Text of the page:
Howard gives the Tories back hope - and then quits for failing to win

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Indy Politics

"We've come back from the dead," said a former Tory minister yesterday. "But we're still just twitching." As the results began to sink in yesterday, Tory MPs were disappointed that they had failed to make the break-through that early gains had promised on election night.

Michael Howard did not spare himself, with a frank admission of failure, saying: "At the time of the next election in four or five years, I will by 67 or 68 and I believe that's simply too old to lead a party into government. So as I can't fight the next election as leader of our party I believe its better to stand aside sooner rather than later so the party can choose someone who can."

Mr Howard, who is credited with making the party electable again after replacing Iain Duncan Smith, added: "I have said many times since I became leader, during this election campaign, that accountability matters. I have said that if people don't deliver they go and for me delivering meant winning the election. I didn't do that. I didn't do that despite my best efforts. And I want to do now what is best for my party and above all for my country."

The Conservative MPs elected last night might make the Tory party at Westminster look younger and more appealing to women. Its new stars include Justine Greening who recaptured the Putney seat lost to Labour's Tony Colman by the former sports minister David Mellor in 1997.

But the Tories' problem, as Lord Heseltine warned yesterday, is that in the country, the Conservative Party is still dominated by the elderly and has failed to reach out to new, younger members.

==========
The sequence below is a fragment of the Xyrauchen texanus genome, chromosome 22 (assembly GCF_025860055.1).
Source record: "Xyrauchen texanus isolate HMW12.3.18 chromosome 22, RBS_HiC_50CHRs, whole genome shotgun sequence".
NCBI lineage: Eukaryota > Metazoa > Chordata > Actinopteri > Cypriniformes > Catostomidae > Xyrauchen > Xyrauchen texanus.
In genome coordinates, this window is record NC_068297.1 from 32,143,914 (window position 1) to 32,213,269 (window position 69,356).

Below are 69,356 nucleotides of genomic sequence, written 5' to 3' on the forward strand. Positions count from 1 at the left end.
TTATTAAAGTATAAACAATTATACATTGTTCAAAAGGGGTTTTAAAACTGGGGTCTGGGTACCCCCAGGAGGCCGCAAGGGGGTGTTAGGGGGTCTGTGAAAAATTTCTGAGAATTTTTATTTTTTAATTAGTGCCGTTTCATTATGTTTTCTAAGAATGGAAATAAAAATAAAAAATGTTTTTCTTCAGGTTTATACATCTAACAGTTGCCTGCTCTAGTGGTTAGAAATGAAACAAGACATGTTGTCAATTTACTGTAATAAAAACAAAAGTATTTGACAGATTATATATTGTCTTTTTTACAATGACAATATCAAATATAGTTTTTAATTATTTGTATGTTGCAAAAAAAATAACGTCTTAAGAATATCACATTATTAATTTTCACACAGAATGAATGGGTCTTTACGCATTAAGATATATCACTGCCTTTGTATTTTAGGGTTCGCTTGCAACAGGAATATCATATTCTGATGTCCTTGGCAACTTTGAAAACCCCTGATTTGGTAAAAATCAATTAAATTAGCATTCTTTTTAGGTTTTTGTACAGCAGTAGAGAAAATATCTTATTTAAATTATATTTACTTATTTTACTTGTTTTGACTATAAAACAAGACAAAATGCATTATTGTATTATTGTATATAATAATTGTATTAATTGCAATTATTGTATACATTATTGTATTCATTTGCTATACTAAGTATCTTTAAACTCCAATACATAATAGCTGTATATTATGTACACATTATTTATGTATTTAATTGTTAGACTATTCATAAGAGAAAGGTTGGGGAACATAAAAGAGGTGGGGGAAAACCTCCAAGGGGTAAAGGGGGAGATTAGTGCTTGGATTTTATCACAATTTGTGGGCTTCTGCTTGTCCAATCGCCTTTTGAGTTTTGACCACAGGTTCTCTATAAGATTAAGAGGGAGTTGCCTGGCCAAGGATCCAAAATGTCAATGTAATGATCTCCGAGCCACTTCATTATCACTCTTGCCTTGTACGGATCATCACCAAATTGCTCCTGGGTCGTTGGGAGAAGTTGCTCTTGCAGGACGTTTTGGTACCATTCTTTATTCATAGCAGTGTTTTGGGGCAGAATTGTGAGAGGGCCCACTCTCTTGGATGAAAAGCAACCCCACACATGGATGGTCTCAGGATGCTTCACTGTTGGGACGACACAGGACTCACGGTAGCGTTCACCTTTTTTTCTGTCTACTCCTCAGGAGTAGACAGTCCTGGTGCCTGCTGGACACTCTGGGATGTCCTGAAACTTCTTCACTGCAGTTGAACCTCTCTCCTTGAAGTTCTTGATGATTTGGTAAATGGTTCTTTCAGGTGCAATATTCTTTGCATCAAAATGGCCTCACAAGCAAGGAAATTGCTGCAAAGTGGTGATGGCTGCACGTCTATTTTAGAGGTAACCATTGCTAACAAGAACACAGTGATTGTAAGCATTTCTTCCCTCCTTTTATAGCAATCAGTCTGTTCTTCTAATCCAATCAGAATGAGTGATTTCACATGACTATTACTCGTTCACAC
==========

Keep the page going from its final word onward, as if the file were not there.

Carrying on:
On Thursday night, Mr Howard made voting Conservative respectable again for the first time since the sleaze scandals of the 1990s. But the Tories have yet to make the voters feel that Conservative policies are relevant to their daily lives.

The next Tory leader will have to rid the Conservatives of its reputation of being the "nasty party". The 2005 election campaign will have done nothing to dispel that image.

Mr Howard was advised by the political strategist Lynton Crosby, who was brought in from Australia to sharpen up the Tory attack. He focused on immigration in the early weeks of the campaign with posters and leaflets that made many middle-class voters feel uncomfortable.

Tory canvassers said playing the immigration card had proved effective in swinging white, Labour, working-class voters behind the Tories.

But even that failed to make the breakthrough. The Tories now have to find a way of achieving "cut through" to the Middle England voters they need to form the next government.

The youthful Tory education spokesman, Tim Collins, was the only high-profile casualty. Mr Collins, a former Tory strategist, in a rare criticism of his party, said the Tory campaign had been too negative. Calling for a change to more "sunny, optimistic Conservatism", he said: "I think we could have won more seats."

Stephen Dorrell, a Conservative "wet", said the Tories would have to supplant the Liberal Democrats in urban areas such as Cambridge, Birmingham, Manchester, and Bristol if they were to reclaim office. "These are the seats represented by Conservative MPs 10 years ago that we need to win back now, not from Labour but the Liberal Democrats, if we are to make the next government," he said.

Mr Dorrell, the former Tory health secretary, said: "We have to recognise that among the good news, the warning signals were there yesterday. The vote against the Government, the votes the Government lost, were not coming to us, they were going to the Liberal Democrats."